It’s funny what you remember…
As some of you may know, I have belonged to First Christian Church in Baton Rouge for my whole life. That is certainly not to say that I have been a productive member for my whole life. There were plenty of years when church was not in my bailiwick, but that’s another story. Suffice it to say that I have never belonged to or hardly ever attended any other church.
The name “First Christian” was problematic for me as a child when I told people that’s where I went to church. They would either say, “Oh yeah? All churches are Christian churches,” which tells you something about who I hung around with. Or they would get offended thinking the name meant we were somehow trying to be superior to other Christian churches. When I presented the dilemma to my parents, I was told that I could say we belonged to the Disciples of Christ Church. That was even worse because the word “disciples” was too hard to pronounce. I ended up not telling anybody where I went to church.
My earliest memory of worship was in the little red brick building on South Acadian Thruway, not far from the old Baton Rouge General Hospital. I remember there was a billboard for Triple A Cleaners directly across from the church on Acadian. It consisted of a motorized mother cat constantly licking her kittens. I suppose it was intended to represent what good care Triple A would take care of your clothes. I’m not sure how clean your clothes would be, but Triple A would love them dearly.
We parked at a nearby lot that is now an architect’s office. Crossing North Boulevard, my father would not hold my hand, he would hold the back of my neck. He was so tall and I was so little, it must have been easier for him to reach my neck. Plus, it gave him better control if I tried to make a break for it.
In Sunday School a beautiful, teenaged Gladys played the piano. She so impressed us little girls with her soft voice and elegant style. We belted out, “Yes Jesus loves me!” with reckless abandon. Some things never change.
Mrs. Hauptmann was our Sunday School teacher and Mr. Hauptmann was the Sunday School superintendent. He wore pink baby rosebuds in his lapel, year-round it seems. He was also in charge of handing out the much-coveted perfect attendance pins. The longer you could maintain an absence free record, the more ornate your pin became. I got up to an enameled white one.
We marveled at the coke machine in the fellowship area. You put in a nickel and turned a crank that looked like a piano pedal. Open a little elf-sized door and there would be your coke bottle.
The light fixtures in the sanctuary were flat round discs with a central globe hung from the ceiling on long wires. Staring at them gave me something to do during the long boring sermons. The lights became the planet Saturn with radiating rings or hovering UFOs. On less space-oriented days, they were inverted ladies’ hats. A timeless style.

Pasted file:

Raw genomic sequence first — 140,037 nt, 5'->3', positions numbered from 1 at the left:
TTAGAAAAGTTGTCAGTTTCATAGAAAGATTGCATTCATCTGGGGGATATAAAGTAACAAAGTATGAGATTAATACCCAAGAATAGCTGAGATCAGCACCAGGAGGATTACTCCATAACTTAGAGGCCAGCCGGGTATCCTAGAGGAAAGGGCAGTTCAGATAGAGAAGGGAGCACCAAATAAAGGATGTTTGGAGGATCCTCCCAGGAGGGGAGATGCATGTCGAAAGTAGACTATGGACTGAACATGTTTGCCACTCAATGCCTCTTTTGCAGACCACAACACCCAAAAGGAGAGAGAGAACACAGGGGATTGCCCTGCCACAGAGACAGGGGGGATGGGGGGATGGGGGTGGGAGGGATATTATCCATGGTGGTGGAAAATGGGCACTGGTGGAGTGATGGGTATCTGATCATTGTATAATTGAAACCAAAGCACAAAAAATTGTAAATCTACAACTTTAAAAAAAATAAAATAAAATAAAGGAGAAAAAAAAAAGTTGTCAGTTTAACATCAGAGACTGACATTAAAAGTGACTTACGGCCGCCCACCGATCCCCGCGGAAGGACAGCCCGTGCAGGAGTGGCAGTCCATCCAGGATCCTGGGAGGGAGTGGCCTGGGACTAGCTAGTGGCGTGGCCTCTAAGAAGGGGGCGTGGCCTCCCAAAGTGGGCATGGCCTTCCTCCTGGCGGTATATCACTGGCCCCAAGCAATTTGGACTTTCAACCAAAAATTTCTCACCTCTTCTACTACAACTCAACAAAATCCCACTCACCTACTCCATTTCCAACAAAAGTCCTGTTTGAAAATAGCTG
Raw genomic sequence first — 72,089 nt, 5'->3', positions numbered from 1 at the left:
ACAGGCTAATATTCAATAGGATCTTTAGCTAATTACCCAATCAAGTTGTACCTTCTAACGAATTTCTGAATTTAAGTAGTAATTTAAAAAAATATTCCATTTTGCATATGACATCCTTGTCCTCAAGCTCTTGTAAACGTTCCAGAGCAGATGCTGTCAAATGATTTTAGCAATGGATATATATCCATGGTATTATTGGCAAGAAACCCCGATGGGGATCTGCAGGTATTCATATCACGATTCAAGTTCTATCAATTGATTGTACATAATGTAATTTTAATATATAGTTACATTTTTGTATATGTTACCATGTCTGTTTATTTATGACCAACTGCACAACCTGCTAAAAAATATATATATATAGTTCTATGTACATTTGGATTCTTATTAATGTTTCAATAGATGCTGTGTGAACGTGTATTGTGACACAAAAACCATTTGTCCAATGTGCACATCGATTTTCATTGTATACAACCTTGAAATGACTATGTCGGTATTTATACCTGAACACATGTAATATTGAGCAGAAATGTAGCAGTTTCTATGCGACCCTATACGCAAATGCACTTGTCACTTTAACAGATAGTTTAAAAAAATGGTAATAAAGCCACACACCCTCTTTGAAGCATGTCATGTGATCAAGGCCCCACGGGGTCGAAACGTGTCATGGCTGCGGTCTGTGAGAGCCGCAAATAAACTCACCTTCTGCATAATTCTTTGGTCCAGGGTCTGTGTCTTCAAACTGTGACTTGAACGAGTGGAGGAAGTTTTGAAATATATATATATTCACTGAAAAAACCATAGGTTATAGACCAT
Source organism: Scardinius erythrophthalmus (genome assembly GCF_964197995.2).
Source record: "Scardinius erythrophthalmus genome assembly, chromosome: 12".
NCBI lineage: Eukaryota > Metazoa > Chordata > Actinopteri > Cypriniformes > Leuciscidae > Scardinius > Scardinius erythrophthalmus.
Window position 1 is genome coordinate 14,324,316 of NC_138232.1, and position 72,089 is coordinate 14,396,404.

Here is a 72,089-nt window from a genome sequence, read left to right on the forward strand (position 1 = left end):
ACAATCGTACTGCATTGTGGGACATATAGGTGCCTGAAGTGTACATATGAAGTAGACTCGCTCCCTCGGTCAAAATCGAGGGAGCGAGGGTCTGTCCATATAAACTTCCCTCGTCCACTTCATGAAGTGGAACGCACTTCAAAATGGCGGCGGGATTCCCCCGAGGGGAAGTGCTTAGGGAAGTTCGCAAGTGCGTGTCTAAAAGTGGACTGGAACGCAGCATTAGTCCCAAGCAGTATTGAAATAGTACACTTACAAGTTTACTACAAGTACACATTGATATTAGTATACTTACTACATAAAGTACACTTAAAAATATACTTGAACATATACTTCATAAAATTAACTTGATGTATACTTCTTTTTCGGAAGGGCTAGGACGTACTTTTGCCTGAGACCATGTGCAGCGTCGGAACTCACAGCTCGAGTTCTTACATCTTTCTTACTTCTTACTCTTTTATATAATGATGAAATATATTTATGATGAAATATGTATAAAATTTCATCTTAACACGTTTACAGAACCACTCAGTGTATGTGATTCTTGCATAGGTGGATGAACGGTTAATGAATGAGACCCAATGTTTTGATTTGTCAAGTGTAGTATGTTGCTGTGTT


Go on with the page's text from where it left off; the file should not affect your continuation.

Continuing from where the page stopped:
The little brick building eventually became too small for our growing congregation of the 50s. To incite interest in a capital campaign, the church planners produced a scale model to show all the proposed buildings and how they would be placed on a two-and-a-half-acre lot on Old Hammond Highway. I was enchanted with the tiny trees and cars they placed around the miniature buildings. The concept was not an easy sell, since many thought the lot was too prone to flooding.
When the church moved to the present location in the 60s, we started out with just two buildings, the Fellowship Hall and the Baker Building. The Fellowship Hall served nobly as the sanctuary for many years. My father’s funeral and Paul’s and my wedding were among many sad and happy gatherings held there during that time. Over the years we have added structures to the campus so we now have all the buildings that were depicted on the model.
And what became of the little red church on Acadian Thruway? It lives on, currently housing the Mid-City Ballroom/Baton Rouge Music Exchange. There you will find live music performances, music lessons, and guitars and amps for sale. You can also rent the facility and have your graduation or birthday party in the old sanctuary. Those Saturn lights may even still be there.
My memories of church in the 50s are the fond, uncomplicated memories of a child, but they are also the memories that formed my faith foundation. Through them I have learned about joy and sorrow, peace and anguish, shared celebration and shared hope.
My prayer is that during these unsettled times, by God’s unfailing grace, He will lead us to new and better ways to worship, to serve and to share His love.
“I was glad when they said to me, ‘Let us go into the House of the Lord.’” – Psalm 122
Offered by Mary Thompson
Our devotionals are going out on Monday, Wednesday, and Friday mornings, with an occasional lagniappe issue. Please look for these congregation devotionals in your email box at about 6:45 a.m.